This study examines effects of the most common cause of blindness in persons over the age of 55 in the United States, age-related macular degeneration (AMD), on the performance of older adults when completing a simple computer-based task. Older users with normal vision (n = 6) and with AMD (n = 6) performed a series of drag-and-drop tasks that incorporated a variety of different feedback modalities. The user groups were equivalent with respect to traditional visual function parameters (i.e., visual acuity, contrast sensitivity, and color vision) and measured subject co-factors, aside from the presence or absence of AMD (i.e., drusen and retinal pigment epithelial mottling). Task performance was assessed with measures of time (trial time and feedback exposure time) and accuracy (error frequency). Results indicate that users with AMD exhibited decreased performance with respect to required feedback exposure time, total trial time, and errors committed. Some nonvisual and multimodal feedback forms show potential as solutions for enhanced performance, for those with AMD as well as for visually healthy older adults.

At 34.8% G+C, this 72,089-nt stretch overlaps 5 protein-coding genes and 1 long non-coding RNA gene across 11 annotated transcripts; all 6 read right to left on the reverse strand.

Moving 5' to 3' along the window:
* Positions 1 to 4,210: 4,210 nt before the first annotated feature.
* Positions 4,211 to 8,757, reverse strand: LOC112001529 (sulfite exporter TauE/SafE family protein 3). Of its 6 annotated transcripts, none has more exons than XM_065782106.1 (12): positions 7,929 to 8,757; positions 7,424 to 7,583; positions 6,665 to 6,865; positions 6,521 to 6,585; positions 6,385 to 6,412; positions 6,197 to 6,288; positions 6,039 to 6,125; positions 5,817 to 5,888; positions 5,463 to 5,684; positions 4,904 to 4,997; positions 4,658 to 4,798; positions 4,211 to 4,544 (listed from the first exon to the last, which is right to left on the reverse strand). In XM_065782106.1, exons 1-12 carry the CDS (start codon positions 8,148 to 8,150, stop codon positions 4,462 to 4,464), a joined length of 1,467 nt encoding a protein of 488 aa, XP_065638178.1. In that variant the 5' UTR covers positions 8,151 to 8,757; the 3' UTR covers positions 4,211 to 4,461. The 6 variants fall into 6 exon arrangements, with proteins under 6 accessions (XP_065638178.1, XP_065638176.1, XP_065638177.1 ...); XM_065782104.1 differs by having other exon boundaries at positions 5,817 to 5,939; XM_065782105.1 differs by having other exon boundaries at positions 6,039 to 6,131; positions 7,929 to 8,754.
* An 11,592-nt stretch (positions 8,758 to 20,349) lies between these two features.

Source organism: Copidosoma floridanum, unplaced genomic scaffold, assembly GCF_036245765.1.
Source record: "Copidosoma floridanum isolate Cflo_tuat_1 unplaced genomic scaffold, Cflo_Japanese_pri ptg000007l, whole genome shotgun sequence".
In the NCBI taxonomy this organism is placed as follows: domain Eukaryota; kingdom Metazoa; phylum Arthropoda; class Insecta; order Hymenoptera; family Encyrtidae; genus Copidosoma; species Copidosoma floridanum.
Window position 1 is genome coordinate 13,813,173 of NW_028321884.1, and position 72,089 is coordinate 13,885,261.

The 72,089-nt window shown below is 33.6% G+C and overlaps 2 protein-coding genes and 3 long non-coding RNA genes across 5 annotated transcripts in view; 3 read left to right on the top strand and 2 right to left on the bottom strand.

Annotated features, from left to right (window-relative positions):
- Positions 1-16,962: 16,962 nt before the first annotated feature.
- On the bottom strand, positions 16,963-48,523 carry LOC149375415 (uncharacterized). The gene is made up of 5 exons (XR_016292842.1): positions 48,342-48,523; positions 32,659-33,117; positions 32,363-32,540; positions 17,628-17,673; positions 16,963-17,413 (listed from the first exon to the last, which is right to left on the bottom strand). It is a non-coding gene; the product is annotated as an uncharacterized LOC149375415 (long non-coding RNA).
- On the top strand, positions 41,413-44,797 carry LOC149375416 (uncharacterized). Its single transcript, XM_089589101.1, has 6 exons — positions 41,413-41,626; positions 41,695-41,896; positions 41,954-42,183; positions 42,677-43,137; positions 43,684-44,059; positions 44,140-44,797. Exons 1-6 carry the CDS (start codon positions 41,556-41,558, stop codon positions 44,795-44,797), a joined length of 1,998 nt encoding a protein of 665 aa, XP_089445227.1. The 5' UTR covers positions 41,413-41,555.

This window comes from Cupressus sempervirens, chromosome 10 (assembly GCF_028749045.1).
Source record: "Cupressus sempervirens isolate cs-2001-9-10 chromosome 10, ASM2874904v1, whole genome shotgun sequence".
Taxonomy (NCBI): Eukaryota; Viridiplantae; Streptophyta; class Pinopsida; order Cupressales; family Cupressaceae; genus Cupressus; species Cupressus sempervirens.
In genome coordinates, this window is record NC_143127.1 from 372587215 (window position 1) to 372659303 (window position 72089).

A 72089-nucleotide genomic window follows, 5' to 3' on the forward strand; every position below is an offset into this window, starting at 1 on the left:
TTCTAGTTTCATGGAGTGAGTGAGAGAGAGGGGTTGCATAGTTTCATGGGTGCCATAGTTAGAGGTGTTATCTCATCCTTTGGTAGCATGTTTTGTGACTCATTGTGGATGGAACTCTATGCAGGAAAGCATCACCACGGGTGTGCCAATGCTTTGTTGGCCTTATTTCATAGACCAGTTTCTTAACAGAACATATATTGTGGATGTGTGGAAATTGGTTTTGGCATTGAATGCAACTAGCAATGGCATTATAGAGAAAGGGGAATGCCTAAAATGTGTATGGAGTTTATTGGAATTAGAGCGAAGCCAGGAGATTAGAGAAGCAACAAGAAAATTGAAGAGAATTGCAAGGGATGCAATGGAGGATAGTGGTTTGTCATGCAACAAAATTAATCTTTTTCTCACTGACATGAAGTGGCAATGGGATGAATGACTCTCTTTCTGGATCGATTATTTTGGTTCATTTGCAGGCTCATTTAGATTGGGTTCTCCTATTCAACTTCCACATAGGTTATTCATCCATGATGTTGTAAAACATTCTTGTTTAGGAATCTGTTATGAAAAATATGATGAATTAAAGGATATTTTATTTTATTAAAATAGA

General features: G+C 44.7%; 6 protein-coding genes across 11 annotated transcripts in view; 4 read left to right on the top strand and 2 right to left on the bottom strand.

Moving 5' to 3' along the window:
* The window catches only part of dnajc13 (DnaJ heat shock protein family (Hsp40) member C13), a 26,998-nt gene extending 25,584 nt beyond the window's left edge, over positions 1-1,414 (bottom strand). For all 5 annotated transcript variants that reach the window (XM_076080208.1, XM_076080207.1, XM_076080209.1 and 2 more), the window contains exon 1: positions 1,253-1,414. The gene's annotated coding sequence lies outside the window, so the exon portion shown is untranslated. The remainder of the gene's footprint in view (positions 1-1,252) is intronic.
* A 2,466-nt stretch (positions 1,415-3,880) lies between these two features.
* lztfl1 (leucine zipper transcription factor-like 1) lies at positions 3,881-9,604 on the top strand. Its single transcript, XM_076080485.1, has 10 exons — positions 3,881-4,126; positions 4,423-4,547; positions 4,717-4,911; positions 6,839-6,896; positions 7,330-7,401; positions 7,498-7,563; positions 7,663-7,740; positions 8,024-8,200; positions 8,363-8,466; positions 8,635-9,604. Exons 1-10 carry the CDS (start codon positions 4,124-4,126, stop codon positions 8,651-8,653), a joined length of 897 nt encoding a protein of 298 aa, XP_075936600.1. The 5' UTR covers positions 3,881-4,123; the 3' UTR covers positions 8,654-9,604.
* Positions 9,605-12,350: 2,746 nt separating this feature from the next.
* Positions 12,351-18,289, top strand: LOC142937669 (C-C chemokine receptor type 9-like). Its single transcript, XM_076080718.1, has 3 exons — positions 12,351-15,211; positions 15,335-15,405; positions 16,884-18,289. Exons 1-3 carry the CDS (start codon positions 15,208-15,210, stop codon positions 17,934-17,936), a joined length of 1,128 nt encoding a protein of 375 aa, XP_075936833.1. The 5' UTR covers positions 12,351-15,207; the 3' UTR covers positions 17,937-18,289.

|Number of pages
|International Journal of Human-Computer Interaction
|Published - 2005
All Science Journal Classification (ASJC) codes
- Human Factors and Ergonomics
- Human-Computer Interaction
- Computer Science Applications